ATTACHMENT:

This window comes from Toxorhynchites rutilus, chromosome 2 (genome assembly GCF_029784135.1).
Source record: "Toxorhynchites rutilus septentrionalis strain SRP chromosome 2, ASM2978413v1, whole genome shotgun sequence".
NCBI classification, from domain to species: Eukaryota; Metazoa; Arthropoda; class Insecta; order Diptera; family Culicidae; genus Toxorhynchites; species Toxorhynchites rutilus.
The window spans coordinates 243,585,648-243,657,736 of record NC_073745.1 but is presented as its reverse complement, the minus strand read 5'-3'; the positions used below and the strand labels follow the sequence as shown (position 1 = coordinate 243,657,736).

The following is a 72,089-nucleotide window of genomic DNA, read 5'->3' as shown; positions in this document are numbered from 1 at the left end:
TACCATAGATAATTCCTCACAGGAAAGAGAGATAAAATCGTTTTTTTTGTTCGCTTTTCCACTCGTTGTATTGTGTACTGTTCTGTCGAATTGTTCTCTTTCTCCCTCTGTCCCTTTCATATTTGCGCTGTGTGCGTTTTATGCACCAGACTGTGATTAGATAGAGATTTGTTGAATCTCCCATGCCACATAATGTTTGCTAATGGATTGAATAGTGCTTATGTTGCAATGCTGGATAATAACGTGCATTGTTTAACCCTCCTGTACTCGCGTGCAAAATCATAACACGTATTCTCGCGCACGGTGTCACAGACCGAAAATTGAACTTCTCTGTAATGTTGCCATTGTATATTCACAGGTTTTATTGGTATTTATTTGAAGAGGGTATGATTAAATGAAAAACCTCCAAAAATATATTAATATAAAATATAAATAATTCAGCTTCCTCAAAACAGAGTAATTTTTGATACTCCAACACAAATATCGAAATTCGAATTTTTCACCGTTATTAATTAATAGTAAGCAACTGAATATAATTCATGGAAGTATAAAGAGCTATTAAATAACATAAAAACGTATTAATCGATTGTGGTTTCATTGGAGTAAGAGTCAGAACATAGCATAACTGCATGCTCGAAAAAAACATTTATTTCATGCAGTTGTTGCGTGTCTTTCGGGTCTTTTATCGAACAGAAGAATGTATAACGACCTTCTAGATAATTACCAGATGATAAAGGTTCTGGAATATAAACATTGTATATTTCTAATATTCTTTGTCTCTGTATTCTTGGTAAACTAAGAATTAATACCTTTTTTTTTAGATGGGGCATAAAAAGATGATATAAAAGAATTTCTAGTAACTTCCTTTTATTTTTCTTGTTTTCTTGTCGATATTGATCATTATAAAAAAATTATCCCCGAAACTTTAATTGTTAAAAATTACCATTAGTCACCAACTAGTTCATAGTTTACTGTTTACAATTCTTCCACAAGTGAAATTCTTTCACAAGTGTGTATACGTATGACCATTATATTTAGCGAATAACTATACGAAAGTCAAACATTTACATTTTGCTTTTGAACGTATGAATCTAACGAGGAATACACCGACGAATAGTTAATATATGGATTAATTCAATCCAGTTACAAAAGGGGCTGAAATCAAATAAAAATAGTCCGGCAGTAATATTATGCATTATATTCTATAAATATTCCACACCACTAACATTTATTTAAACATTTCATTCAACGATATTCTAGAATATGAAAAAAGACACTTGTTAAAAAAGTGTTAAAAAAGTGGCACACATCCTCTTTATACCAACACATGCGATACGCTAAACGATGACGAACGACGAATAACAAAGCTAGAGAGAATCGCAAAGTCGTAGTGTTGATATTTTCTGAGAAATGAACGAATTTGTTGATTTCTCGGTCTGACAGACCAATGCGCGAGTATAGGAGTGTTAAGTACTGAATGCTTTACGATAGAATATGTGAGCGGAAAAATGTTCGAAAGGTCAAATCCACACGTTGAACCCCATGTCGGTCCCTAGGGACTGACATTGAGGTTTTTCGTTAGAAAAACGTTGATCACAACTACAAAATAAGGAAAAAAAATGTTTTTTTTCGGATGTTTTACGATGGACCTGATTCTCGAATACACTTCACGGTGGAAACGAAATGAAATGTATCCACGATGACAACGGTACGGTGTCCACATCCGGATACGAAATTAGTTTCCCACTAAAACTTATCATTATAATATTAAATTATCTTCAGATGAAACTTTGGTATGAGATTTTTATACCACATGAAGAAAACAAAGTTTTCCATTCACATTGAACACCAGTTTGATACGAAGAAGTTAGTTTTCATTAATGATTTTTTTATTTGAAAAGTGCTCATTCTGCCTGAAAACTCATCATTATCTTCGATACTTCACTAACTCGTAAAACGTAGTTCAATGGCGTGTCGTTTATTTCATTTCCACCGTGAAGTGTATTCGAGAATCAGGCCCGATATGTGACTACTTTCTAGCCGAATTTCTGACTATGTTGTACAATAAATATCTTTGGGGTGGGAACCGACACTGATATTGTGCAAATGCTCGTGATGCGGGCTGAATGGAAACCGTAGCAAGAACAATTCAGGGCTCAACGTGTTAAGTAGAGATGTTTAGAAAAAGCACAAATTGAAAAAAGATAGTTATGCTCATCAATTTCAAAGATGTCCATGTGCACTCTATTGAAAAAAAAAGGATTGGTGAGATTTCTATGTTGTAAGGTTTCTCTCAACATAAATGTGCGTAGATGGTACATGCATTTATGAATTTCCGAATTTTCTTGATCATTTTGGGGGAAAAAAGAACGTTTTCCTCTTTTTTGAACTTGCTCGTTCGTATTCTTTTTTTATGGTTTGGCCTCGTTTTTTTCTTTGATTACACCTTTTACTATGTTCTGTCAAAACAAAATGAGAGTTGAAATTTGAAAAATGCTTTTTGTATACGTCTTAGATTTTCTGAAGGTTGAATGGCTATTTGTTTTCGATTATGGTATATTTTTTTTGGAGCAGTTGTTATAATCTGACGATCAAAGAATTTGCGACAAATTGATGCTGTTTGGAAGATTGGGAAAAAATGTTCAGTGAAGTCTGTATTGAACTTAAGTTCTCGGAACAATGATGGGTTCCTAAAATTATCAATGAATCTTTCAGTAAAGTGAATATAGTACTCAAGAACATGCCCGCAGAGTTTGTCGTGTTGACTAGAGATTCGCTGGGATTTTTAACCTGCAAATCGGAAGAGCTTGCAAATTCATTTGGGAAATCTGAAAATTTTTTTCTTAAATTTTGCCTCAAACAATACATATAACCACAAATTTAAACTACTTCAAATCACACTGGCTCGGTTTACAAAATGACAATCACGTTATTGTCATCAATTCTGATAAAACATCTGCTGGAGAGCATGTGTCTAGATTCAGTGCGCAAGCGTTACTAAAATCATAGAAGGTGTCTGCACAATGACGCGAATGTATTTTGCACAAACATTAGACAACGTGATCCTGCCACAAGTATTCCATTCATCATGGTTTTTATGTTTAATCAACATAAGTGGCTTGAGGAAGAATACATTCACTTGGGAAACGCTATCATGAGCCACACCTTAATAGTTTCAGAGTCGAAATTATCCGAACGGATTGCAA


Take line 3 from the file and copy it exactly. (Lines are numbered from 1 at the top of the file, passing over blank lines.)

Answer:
NCBI classification, from domain to species: Eukaryota; Metazoa; Arthropoda; class Insecta; order Diptera; family Culicidae; genus Toxorhynchites; species Toxorhynchites rutilus.